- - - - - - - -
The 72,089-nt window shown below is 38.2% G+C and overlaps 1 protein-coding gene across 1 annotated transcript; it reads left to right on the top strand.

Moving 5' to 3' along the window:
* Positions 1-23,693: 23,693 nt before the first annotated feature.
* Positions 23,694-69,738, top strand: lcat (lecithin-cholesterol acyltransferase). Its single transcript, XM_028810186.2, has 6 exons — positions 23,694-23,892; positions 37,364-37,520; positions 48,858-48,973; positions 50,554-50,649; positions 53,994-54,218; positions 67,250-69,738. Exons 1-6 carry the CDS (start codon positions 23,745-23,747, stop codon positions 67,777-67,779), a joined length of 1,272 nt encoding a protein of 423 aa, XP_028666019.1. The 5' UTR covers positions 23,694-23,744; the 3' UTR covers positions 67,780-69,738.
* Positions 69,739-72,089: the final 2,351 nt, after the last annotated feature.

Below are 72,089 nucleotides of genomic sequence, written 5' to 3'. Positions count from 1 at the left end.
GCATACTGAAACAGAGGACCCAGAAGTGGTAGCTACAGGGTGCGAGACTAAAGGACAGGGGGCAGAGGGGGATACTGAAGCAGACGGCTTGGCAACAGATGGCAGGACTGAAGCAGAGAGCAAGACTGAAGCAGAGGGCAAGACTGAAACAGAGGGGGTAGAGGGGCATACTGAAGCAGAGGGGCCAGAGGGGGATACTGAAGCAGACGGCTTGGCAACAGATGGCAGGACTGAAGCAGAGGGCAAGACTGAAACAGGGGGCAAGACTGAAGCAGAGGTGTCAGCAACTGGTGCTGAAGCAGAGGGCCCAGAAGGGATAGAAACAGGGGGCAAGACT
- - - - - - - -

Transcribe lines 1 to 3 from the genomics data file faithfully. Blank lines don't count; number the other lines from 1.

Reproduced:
The 72,089-nt window shown below is 38.2% G+C and overlaps 1 protein-coding gene across 1 annotated transcript; it reads left to right on the top strand.

Moving 5' to 3' along the window:
* Positions 1-23,693: 23,693 nt before the first annotated feature.